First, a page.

Jason

Question marked as Helpful

Mar 12, 2018 10:51 AM in response to jamdean In response to jamdean

Apple included several Templates with Numbers, most of which serve as excellent study material. Take a look at the Employee Schedule template in the Business section of the Template Chooser.


To open the Template Chooser, go to the File menu.

The first item will be either New or New from Template Chooser.

If that item is "New," press and hold to option key to change it to "New from Template Chooser."


Regards,

Barry

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Question marked as Helpful

Mar 12, 2018 7:57 AM in response to jamdean In response to jamdean

What are you trying to do? Most training for general spreadsheets online is good for numbers. At least the basic concepts of data, formulas, etc...


Where Numbers comes into its own is how it has individual tables instead of one large sheet of rows and columns that is shared between tables. Each table and chart is its own thing in numbers. this also means each table has its own headers and footers, and each can be customaized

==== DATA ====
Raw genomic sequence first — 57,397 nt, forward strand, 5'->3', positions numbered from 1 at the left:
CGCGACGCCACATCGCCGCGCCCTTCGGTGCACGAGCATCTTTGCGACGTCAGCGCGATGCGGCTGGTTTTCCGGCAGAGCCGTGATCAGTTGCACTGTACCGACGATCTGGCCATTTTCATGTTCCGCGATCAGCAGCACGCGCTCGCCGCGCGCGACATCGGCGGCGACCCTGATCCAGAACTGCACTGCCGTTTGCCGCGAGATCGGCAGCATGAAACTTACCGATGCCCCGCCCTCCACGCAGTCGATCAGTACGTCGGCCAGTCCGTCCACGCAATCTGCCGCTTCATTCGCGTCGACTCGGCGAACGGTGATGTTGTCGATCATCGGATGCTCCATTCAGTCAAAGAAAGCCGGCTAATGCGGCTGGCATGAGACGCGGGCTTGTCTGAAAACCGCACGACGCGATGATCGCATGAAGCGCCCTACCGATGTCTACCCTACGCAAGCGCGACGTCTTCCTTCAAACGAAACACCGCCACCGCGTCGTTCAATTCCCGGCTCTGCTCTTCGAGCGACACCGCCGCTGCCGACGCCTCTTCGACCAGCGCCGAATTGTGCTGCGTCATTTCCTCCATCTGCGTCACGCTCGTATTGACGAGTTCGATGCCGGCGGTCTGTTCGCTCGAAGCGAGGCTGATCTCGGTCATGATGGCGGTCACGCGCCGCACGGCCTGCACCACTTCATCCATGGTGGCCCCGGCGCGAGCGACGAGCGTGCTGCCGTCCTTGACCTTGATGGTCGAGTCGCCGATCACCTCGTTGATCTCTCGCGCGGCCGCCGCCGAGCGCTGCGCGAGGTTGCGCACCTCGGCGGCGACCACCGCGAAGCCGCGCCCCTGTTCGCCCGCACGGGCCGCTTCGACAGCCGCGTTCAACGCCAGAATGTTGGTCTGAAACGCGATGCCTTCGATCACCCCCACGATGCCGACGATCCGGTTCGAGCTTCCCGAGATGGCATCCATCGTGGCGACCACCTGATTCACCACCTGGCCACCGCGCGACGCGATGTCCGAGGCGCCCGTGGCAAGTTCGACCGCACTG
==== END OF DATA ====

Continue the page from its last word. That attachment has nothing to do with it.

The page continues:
Jason

Mar 12, 2018 7:57 AM

Reply Helpful (2)

Mar 12, 2018 7:57 AM in response to jaxjason In response to jaxjason

yes the online training is very good but the formulas and calculations are proving difficult for me to apply.


I'm starting with time keeping and pay calculation using regular and overtime rates of my current job as a novice level activity in preparation for more heavy lifting so to speak.


I will be starting my own business in the near future and need to get a much better grasp on the vast capabilities of it.


Seems I may need an actual class.

Mar 12, 2018 7:57 AM

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Question marked as Helpful

Mar 12, 2018 10:51 AM in response to jamdean In response to jamdean

Apple included several Templates with Numbers, most of which serve as excellent study material. Take a look at the Employee Schedule template in the Business section of the Template Chooser.


To open the Template Chooser, go to the File menu.

The first item will be either New or New from Template Chooser.

If that item is "New," press and hold to option key to change it to "New from Template Chooser."


Regards,

Barry

Mar 12, 2018 10:51 AM

Reply Helpful (1)

Mar 12, 2018 11:02 AM in response to Barry In response to Barry

Thanks Barry,


Exactly and this is a great starting point for me to get my feet wet with formulas and calculations but it gets very complicated quick for me.